By Karis Chitty
As countries in Europe pause vaccinations of the AstraZeneca-Oxford vaccine due to safety concerns, Canada announced today that it has “expanded” its support for the shot.
But the bad press the vaccine is receiving could have an effect on Canadians’ feelings about the safety of vaccines.
That concerns one vaccine expert who is urging people who are worried to talk to their doctors before turning down the opportunity to get immunized.
“If they’re worried about the vaccines, they should talk to their physicians and depend on their advice, but these vaccines have been tested far beyond what is normally done,” says Jamie Scott, a professor emeritus in molecular biology and biochemistry (MBB) and founding member of SFU’s Faculty of Health Sciences who has spent decades specializing in vaccine-related research.
She believes the various European countries who have paused AstraZeneca-Oxford vaccinations due to reports of blood clot side effects are acting “overly cautious”.
“If you had a low rate of infection, you could afford that level of caution,” but not in this case, she says. “I think they’re being overly cautious and it’s at the expense of people dying of COVID…you’re potentially letting people die for very little reason,” Scott says.
In Canada, The National Advisory Committee on Immunization announced today that it has “expanded its recommendation for the use of the AstraZeneca vaccine,” saying that real-world effectiveness studies have shown it to be safe for people over 65 years.
And with COVID-19 cases and new variants still spreading everywhere, the World Health Organization cautioned that waiting longer for vaccines will have a much more dangerous outcome.
“As of today, there is no evidence that the incidences are caused by the vaccine, and it is important that vaccination campaigns continue so that we can save lives and stem severe disease from the virus,” WHO spokesman Christian Lindmeier said.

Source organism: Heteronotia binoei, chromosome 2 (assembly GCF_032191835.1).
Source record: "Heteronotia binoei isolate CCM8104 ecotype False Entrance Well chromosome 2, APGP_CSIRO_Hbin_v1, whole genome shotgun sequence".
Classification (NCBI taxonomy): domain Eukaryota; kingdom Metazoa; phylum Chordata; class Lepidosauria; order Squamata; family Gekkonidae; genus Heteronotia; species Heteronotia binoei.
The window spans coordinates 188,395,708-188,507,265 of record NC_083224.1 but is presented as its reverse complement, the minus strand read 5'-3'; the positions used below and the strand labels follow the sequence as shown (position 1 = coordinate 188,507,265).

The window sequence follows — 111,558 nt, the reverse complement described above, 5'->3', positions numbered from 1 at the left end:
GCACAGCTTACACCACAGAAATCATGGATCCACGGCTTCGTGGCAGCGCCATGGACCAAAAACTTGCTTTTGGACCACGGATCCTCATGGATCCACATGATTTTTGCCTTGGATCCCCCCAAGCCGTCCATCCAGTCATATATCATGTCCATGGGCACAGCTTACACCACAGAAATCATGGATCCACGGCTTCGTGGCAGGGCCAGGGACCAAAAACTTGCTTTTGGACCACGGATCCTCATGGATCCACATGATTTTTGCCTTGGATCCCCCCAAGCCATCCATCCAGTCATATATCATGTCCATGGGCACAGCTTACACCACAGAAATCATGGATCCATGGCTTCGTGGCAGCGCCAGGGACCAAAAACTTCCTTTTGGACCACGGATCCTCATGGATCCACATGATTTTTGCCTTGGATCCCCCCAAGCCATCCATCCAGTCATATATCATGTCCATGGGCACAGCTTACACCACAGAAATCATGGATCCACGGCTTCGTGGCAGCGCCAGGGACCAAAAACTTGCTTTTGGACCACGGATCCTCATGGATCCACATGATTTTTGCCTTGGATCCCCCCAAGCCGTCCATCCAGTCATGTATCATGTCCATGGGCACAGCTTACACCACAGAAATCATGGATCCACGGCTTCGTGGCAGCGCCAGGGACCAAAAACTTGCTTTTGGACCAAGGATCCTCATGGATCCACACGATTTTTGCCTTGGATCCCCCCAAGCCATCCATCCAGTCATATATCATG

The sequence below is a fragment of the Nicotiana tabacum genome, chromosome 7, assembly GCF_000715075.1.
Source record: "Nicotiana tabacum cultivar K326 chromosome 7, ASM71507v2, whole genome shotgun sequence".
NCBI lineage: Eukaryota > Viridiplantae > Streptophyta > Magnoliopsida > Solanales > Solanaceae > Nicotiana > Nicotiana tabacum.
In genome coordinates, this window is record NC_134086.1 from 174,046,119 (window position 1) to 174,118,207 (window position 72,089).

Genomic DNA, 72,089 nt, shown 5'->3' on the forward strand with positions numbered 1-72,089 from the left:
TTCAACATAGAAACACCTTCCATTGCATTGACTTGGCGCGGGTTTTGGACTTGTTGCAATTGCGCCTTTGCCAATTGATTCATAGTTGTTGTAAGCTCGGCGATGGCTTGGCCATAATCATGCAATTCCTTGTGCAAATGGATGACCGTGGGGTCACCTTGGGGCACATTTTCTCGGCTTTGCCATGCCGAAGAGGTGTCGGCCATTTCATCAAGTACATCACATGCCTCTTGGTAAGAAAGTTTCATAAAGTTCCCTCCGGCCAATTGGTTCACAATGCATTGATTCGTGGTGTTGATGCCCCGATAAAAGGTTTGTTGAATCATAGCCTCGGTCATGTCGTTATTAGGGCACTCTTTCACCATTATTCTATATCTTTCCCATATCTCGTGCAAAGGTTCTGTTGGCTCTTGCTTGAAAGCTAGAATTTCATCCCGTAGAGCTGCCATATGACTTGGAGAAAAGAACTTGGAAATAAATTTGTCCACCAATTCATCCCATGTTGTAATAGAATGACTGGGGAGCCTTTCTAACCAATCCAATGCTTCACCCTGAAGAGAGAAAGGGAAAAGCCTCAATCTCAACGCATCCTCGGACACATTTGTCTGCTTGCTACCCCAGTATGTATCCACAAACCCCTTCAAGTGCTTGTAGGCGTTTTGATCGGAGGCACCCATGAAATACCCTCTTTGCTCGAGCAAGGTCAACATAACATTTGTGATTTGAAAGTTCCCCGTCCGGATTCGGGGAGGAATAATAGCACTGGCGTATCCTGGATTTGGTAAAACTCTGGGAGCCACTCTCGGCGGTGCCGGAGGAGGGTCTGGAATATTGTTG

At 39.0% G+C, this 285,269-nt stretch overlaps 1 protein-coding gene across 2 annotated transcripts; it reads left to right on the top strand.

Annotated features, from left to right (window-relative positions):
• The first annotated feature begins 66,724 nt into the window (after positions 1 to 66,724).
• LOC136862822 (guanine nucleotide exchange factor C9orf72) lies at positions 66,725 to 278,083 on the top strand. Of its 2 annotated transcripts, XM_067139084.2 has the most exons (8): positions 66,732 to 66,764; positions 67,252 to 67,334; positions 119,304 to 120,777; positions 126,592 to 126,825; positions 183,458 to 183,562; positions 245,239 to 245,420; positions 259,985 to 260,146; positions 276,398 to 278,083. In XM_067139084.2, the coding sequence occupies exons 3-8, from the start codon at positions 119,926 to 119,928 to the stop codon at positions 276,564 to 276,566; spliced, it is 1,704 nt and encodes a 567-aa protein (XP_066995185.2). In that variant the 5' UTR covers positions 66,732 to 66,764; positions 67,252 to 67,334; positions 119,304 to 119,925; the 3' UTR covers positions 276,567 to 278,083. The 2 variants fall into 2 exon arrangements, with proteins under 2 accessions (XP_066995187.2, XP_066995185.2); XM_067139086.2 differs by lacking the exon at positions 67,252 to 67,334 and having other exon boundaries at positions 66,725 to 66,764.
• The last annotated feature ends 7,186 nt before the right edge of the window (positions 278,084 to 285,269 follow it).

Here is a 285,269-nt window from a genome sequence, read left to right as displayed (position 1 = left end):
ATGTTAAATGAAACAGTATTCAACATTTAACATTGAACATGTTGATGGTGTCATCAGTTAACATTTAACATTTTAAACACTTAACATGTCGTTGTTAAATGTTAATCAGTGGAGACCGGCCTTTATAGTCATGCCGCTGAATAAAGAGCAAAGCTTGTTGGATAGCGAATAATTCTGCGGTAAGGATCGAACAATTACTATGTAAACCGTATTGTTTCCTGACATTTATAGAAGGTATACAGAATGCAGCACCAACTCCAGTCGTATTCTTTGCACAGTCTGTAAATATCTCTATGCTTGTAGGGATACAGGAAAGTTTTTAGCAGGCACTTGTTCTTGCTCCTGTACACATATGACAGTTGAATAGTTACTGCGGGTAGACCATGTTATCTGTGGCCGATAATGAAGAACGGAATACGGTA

AstraZeneca and many other health experts joined in affirming WHO’s message, repeating that the number of cases of blood clots reported is actually lower than would be expected in a sample population of that size. This indicates no increased risk due to vaccination.
In spite of all this, the number of European countries putting the shot on pause continues to grow.
The bad press appears to have already increased vaccine hesitancy, particularly with this specific vaccine. Many European citizens share the idea that they would rather wait for a different vaccine than take the AstraZeneca-Oxford shot, as evidenced by the many available doses that have not been given out. Statistics suggest Canada may see the same results.
Last weekend, an online survey by Leger and the Association for Canadian Studies reported that 51 per cent of Canadians will take any of the four COVID-19 vaccines approved in Canada, while 25 per cent say they would rather wait to get the shot they prefer. We have yet to see if these statistics will change as Canadians react to the AstraZeneca-Oxford controversy.
Vaccine safety experts from the World Health Organization are meeting today to further discuss the situation.